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      Altered Cortical-Striatal Network in Patients With Hemifacial Spasm


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          Objective: Hemifacial spasm (HFS) is a kind of motor disorder, and the striatum plays a significant role in motor function. The purpose of this study was to explore the alterations of the cortical-striatal network in HFS using resting-state functional magnetic resonance imaging (fMRI).

          Methods: The fMRI data of 30 adult patients with primary unilateral HFS (15 left-side and 15 right-side) and 30 healthy controls were collected. Six subregions of the striatum in each hemisphere were selected for functional connectivity (FC) analysis. One-sample t-test was used to analyze the intragroup FC of the HFS group and the control group. Two-sample t-test was used to compare the difference of FC between the two groups. The correlation between the abnormal FC and severity of HFS was evaluated by using the Spearman correlation analysis.

          Results: Compared with the controls, the striatal subregions had altered FC with motor and orbitofrontal cortex in patients with HFS. The altered FC between striatal subregions and motor cortex was correlated with the spasm severity in patients with HFS.

          Conclusion: The FC of the cortical-striatal network was altered in primary HFS, and these alterations were correlated with the severity of HFS. This study indicated that the cortical-striatal network may play different roles in the underlying pathological mechanism of HFS.

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          Most cited references42

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          DPABI: Data Processing & Analysis for (Resting-State) Brain Imaging.

          Brain imaging efforts are being increasingly devoted to decode the functioning of the human brain. Among neuroimaging techniques, resting-state fMRI (R-fMRI) is currently expanding exponentially. Beyond the general neuroimaging analysis packages (e.g., SPM, AFNI and FSL), REST and DPARSF were developed to meet the increasing need of user-friendly toolboxes for R-fMRI data processing. To address recently identified methodological challenges of R-fMRI, we introduce the newly developed toolbox, DPABI, which was evolved from REST and DPARSF. DPABI incorporates recent research advances on head motion control and measurement standardization, thus allowing users to evaluate results using stringent control strategies. DPABI also emphasizes test-retest reliability and quality control of data processing. Furthermore, DPABI provides a user-friendly pipeline analysis toolkit for rat/monkey R-fMRI data analysis to reflect the rapid advances in animal imaging. In addition, DPABI includes preprocessing modules for task-based fMRI, voxel-based morphometry analysis, statistical analysis and results viewing. DPABI is designed to make data analysis require fewer manual operations, be less time-consuming, have a lower skill requirement, a smaller risk of inadvertent mistakes, and be more comparable across studies. We anticipate this open-source toolbox will assist novices and expert users alike and continue to support advancing R-fMRI methodology and its application to clinical translational studies.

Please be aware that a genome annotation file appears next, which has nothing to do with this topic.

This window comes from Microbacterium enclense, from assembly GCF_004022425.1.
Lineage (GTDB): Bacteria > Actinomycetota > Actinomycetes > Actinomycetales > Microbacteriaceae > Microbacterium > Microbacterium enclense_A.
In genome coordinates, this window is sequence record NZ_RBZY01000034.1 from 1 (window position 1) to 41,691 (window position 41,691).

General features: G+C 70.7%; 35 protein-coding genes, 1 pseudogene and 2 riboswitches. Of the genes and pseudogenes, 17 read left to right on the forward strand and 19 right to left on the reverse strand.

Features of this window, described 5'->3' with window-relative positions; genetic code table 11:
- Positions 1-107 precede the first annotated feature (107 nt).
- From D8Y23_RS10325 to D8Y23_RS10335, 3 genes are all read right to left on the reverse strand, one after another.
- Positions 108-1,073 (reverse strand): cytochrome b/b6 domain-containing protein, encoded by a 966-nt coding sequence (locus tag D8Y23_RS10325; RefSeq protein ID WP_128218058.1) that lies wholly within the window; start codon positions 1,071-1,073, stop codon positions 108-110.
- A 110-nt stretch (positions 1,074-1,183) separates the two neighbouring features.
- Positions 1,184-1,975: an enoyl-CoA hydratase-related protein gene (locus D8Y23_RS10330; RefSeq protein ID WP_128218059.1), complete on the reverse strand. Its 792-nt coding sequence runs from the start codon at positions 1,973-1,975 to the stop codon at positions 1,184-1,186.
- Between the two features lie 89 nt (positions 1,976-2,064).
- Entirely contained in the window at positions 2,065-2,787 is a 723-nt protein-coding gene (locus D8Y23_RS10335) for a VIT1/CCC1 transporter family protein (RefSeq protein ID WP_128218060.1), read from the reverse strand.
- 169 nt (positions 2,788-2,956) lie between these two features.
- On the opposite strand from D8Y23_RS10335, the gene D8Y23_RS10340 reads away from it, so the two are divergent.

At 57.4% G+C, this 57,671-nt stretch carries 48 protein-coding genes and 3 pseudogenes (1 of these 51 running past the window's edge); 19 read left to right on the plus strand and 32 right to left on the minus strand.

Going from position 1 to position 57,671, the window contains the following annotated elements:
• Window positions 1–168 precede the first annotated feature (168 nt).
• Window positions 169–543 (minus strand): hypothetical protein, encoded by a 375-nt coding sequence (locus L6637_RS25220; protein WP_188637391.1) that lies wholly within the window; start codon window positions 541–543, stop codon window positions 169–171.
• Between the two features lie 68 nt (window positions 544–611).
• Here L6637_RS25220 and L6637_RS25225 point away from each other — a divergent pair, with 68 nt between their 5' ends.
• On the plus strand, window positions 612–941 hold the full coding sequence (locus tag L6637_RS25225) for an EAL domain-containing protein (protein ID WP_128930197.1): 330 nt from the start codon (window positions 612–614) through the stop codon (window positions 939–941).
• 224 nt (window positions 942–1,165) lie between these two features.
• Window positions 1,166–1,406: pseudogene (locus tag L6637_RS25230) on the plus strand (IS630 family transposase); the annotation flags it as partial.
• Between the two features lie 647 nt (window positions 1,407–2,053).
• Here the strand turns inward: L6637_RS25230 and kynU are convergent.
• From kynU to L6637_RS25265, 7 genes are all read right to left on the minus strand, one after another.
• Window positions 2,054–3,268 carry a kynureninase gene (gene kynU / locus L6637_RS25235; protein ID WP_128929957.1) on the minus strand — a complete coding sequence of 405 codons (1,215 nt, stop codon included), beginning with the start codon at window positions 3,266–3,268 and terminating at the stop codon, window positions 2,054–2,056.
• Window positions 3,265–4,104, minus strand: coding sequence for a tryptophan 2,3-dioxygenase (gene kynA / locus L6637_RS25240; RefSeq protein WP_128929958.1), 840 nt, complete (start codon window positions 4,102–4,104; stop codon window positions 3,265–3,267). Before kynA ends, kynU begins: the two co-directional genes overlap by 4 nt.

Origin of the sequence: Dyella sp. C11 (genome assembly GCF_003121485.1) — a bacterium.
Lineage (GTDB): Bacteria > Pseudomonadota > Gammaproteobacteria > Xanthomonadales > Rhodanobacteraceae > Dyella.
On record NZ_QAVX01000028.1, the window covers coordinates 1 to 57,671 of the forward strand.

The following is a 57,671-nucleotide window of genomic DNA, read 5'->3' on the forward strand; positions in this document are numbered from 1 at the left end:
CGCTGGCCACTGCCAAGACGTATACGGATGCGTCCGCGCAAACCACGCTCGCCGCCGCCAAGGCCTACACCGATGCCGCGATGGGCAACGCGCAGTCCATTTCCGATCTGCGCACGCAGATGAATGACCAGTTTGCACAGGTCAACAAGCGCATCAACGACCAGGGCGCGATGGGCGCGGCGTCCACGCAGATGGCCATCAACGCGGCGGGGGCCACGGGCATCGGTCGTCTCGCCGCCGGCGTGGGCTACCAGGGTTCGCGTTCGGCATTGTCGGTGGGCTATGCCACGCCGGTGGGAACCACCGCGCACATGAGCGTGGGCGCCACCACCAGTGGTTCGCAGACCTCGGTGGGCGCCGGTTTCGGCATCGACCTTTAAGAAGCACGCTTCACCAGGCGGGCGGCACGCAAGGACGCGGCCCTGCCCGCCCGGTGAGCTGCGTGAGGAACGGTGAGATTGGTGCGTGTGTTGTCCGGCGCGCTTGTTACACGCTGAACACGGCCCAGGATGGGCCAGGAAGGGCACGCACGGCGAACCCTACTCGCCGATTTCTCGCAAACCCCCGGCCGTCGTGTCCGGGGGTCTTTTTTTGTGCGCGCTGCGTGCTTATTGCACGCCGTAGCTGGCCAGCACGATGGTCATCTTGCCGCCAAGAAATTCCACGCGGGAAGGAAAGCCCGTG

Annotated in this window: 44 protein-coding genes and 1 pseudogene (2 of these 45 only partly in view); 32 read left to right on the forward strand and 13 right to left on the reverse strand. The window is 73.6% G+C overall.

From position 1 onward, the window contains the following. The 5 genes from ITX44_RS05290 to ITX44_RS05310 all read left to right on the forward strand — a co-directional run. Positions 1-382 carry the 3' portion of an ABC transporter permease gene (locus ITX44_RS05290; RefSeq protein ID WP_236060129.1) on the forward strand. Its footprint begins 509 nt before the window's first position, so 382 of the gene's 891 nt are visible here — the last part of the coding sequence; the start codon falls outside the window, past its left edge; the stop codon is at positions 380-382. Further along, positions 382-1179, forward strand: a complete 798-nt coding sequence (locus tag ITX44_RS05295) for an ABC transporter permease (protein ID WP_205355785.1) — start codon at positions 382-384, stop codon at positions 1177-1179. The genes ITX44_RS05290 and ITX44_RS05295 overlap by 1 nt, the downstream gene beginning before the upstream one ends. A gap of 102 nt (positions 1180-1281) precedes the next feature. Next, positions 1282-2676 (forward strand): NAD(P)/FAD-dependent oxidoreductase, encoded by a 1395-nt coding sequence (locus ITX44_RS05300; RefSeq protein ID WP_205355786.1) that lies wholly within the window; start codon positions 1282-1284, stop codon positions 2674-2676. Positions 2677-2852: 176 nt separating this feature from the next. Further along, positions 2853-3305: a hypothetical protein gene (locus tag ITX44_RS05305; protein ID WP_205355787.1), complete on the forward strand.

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            Functional connectivity of human striatum: a resting state FMRI study.

            Classically regarded as motor structures, the basal ganglia subserve a wide range of functions, including motor, cognitive, motivational, and emotional processes. Consistent with this broad-reaching involvement in brain function, basal ganglia dysfunction has been implicated in numerous neurological and psychiatric disorders. Despite recent advances in human neuroimaging, models of basal ganglia circuitry continue to rely primarily upon inference from animal studies. Here, we provide a comprehensive functional connectivity analysis of basal ganglia circuitry in humans through a functional magnetic resonance imaging examination during rest. Voxelwise regression analyses substantiated the hypothesized motor, cognitive, and affective divisions among striatal subregions, and provided in vivo evidence of a functional organization consistent with parallel and integrative loop models described in animals. Our findings also revealed subtler distinctions within striatal subregions not previously appreciated by task-based imaging approaches. For instance, the inferior ventral striatum is functionally connected with medial portions of orbitofrontal cortex, whereas a more superior ventral striatal seed is associated with medial and lateral portions. The ability to map multiple distinct striatal circuits in a single study in humans, as opposed to relying on meta-analyses of multiple studies, is a principal strength of resting state functional magnetic resonance imaging. This approach holds promise for studying basal ganglia dysfunction in clinical disorders.